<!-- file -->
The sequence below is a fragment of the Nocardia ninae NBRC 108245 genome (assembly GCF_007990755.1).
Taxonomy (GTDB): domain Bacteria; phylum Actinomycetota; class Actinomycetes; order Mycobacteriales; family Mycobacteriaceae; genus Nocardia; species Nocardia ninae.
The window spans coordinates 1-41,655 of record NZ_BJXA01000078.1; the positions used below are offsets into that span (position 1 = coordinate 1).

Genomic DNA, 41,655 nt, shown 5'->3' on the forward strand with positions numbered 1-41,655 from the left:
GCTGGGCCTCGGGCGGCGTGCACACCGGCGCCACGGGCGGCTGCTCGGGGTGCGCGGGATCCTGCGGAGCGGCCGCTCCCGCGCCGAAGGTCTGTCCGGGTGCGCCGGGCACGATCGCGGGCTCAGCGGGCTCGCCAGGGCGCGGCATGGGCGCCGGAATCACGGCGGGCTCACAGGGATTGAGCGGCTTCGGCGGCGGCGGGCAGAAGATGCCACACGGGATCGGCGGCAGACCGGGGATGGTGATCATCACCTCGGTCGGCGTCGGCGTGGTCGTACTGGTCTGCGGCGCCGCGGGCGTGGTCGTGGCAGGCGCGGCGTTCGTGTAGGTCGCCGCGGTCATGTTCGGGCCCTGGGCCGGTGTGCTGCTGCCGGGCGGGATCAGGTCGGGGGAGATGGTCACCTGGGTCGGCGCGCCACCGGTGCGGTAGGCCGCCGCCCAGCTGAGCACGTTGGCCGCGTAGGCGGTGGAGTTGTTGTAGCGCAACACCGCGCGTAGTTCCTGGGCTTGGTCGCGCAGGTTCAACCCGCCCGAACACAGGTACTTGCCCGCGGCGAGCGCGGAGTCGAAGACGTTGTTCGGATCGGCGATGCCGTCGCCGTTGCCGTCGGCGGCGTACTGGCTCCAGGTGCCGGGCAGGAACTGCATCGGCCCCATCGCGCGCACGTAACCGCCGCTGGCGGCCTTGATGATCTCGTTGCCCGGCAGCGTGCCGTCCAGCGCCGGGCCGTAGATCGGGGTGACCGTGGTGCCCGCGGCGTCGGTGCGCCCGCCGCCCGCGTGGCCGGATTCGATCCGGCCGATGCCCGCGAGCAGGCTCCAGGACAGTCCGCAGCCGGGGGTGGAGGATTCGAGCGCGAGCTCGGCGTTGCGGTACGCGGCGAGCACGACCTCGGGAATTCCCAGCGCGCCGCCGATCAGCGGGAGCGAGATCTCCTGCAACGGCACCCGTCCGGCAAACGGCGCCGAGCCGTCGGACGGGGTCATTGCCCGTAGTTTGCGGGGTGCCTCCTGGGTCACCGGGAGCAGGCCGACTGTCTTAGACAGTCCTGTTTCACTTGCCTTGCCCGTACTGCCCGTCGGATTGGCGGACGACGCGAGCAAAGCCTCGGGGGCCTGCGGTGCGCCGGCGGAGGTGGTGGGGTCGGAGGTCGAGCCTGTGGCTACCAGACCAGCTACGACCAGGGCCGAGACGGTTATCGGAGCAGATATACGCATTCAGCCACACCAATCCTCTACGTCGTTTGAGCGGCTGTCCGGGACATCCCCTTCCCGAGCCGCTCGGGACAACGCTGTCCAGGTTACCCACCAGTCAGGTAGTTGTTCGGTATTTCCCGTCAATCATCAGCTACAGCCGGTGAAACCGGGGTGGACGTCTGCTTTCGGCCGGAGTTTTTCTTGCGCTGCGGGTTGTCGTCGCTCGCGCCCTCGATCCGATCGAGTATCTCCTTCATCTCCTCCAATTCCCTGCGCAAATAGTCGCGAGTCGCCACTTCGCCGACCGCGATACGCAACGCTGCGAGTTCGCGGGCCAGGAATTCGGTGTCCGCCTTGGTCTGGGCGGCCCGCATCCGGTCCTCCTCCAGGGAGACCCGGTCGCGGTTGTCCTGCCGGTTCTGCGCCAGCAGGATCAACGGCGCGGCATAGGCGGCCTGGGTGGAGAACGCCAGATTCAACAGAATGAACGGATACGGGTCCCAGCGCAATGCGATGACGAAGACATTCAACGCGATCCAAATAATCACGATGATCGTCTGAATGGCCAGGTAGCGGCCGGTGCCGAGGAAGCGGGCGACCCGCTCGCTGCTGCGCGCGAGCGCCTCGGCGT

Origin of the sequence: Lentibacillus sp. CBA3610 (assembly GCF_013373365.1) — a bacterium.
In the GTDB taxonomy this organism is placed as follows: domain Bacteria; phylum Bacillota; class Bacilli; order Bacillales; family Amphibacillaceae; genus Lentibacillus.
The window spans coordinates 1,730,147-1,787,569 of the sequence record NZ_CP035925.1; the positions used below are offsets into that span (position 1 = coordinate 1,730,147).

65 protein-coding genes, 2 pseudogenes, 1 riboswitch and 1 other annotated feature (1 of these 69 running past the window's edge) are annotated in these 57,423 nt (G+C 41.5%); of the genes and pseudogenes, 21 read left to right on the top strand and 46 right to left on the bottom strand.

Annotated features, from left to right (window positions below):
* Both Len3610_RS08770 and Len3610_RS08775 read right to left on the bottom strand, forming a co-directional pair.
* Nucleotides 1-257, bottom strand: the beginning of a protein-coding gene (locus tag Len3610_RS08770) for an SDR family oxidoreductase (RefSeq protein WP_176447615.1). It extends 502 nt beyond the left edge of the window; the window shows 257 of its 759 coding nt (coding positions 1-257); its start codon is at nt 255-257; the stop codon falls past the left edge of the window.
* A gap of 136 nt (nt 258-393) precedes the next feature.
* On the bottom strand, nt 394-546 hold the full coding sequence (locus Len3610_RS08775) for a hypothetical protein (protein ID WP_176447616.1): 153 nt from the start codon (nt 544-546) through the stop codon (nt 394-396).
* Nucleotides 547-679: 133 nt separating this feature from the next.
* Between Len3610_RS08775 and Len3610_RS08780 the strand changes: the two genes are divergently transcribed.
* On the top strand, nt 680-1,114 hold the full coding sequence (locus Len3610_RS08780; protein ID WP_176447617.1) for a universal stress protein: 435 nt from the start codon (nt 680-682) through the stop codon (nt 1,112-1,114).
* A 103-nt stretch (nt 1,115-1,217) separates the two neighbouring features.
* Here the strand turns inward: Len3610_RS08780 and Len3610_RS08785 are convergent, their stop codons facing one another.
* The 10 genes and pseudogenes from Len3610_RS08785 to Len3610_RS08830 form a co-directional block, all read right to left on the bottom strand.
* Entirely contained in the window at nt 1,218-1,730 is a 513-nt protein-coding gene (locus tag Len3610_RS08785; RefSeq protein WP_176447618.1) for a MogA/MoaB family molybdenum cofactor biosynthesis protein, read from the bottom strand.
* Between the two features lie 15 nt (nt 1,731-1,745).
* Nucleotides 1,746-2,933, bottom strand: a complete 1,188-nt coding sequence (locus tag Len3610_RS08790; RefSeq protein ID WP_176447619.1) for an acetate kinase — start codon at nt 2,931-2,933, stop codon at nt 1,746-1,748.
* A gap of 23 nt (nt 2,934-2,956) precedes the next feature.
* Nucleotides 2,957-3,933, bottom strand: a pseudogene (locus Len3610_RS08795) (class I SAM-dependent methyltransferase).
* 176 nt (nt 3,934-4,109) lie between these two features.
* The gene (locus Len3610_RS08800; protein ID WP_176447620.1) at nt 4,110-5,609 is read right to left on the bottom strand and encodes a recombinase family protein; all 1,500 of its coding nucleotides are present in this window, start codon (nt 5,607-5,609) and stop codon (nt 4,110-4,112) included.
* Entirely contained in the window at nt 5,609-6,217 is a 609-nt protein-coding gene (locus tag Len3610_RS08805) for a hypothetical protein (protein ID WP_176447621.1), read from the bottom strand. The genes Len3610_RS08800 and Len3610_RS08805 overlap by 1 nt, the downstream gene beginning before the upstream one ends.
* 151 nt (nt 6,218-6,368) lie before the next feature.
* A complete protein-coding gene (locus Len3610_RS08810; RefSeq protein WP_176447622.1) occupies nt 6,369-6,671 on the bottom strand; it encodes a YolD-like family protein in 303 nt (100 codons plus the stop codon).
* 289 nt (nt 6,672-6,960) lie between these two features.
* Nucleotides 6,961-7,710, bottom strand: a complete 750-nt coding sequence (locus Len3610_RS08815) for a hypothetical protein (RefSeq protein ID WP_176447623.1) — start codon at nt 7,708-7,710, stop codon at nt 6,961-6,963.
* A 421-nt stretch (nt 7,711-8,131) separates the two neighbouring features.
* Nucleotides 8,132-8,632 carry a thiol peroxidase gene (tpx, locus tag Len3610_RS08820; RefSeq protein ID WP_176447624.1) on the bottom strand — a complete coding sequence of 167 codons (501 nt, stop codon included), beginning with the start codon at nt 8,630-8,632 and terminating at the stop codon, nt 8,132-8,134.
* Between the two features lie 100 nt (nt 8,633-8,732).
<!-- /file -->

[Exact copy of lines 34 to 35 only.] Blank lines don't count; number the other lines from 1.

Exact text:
* Nucleotides 8,132-8,632 carry a thiol peroxidase gene (tpx, locus tag Len3610_RS08820; RefSeq protein ID WP_176447624.1) on the bottom strand — a complete coding sequence of 167 codons (501 nt, stop codon included), beginning with the start codon at nt 8,630-8,632 and terminating at the stop codon, nt 8,132-8,134.
* Between the two features lie 100 nt (nt 8,633-8,732).